Thailand has widened a corruption probe into a network of police officers. As analyst Paul Chambers tells DW, the ruling junta also aims to strengthen their hold over the police, seen as a bastion of 'pro-Thaksinism.'
At least 17 people have been involved in a corruption scandal which has led to the arrest and downfall of several high-ranking police officers in Thailand.
Pongpat Chayapun, the former head of Thailand's elite Central Investigation Bureau, his deputy Kowit Vongrongrot and marine police chief Boonsueb Praithuen have all been accused by Thai authorities of running a corrupt patronage network that allegedly netted them a fortune.
The charges range from bribery to defaming the monarchy, a crime which can lead to up to 15 years in jail.
At a press conference in Bangkok on November 26, the country's police chief displayed pictures of what he said were assets worth 61 million USD taken from the suspects' homes.
Many accuse Thailand's police department of being one of the country's most corrupt institutions.
The Southeast Asian nation is currently under the rule of a military junta following a May 22 coup in which current PM Prayuth Chan-ocha toppled the government of Yingluck Shinawatra, whose billionaire brother and former premier Thaksin is an ex-policeman.
In a DW interview, Paul Chambers, director of research at the Institute of Southeast Asian Affairs in Chiang Mai, says he believes the junta will increasingly purge civil servants suspected of harboring pro-Thaksin sentiment.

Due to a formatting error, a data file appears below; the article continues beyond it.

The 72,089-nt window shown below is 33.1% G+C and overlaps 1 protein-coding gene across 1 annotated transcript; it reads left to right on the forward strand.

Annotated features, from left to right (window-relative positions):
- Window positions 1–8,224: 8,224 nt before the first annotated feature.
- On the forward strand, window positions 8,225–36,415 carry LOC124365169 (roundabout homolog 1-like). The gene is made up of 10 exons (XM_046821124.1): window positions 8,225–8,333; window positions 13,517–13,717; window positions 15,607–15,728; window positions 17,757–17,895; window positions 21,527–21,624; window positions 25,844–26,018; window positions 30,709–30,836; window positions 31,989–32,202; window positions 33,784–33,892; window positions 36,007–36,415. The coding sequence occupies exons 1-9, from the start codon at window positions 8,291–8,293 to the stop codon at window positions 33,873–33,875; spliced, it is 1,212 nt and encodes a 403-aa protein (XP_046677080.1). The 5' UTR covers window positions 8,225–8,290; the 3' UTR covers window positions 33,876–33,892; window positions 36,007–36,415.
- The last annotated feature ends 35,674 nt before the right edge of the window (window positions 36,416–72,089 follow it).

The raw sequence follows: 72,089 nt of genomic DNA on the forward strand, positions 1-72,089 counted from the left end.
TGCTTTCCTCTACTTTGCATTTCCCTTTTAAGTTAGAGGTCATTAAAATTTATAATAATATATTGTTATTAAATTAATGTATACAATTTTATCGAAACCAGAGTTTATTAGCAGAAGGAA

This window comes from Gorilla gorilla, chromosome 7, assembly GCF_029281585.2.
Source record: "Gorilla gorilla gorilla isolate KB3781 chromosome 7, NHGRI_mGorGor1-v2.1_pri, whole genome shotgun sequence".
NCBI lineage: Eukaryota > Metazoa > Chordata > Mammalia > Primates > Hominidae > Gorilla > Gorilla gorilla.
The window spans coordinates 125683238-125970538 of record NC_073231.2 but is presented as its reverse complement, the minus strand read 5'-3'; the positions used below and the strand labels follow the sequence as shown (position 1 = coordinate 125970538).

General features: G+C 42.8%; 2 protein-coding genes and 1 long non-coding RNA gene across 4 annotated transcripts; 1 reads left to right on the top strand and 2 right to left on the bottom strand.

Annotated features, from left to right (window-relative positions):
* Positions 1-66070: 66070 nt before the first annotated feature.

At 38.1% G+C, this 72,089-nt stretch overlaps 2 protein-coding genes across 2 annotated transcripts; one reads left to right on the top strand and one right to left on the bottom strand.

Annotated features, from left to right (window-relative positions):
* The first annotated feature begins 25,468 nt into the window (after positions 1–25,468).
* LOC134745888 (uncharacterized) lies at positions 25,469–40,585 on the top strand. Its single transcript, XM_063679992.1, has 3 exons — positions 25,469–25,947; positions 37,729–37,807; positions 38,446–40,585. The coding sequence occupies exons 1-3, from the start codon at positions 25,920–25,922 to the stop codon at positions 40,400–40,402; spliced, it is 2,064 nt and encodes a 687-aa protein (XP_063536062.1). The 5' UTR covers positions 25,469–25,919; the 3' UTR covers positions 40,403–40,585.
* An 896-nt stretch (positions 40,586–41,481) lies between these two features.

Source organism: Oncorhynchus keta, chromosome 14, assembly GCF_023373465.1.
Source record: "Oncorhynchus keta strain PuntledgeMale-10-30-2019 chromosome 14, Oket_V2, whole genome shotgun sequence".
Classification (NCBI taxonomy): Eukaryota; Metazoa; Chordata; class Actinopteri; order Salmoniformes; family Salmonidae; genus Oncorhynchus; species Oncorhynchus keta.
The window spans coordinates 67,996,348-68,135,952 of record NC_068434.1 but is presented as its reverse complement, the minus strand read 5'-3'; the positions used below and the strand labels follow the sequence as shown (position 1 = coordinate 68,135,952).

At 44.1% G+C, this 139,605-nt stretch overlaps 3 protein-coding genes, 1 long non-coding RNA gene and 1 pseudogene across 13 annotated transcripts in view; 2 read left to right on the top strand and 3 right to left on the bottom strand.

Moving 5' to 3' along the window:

DW: Several high-ranking officers are now under investigation under the country's strict royal defamation rules. What exactly are they being accused of?
Paul Chambers: They have been arrested on a series of charges ranging from bribery, illegal gambling, smuggling and lese majeste.
How are the charges of stealing assets worth 61 million USD related to lese majeste or royal defamation?
They have been related to royal defamation because the suspects stated that they engaged in the illegalities on behalf of a male member of Thailand's royal family. But by mentioning the royalty, the suspects can be found guilty of lese majeste.
Could there be more behind this than just law enforcement as the accused were high-ranking officers?
There certainly is, but it is difficult to talk about in the media. We can say that the alleged leader of the suspects is related by family to somebody who is very close to a person in the palace.
Are lese majeste investigations of such senior officers common in Thailand?
No, such purges are not common. The current faction that dominates the junta is seeking to weaken and control the Royal Thai Police, seen to be a bastion of pro-Thaksinism.
Some claim that the lese majeste laws have been abused to settle old scores or get rid of dissidents. What is your view on this?
The purge will weaken and neuter the police as a center of pro-Thaksinism. The purge, moreover, is perhaps being carried out to either drag the name of a person with enormous palace-related clout through the mud or destroy the name of someone very close to him.
What is likely to happen to the accused?
It's very difficult to say at the moment, but only a few les majeste cases have ever ended with no conviction.
How do you view the political developments in Thailand at the moment?
I think that the junta will increasingly try to enhance its control over the bureaucracy. It will increasingly purge civil servants suspected of harboring pro-Thaksin sentiment.
Dr. Paul Chambers is Director of Research at the Institute of Southeast Asian Affairs in Chiang Mai, Thailand.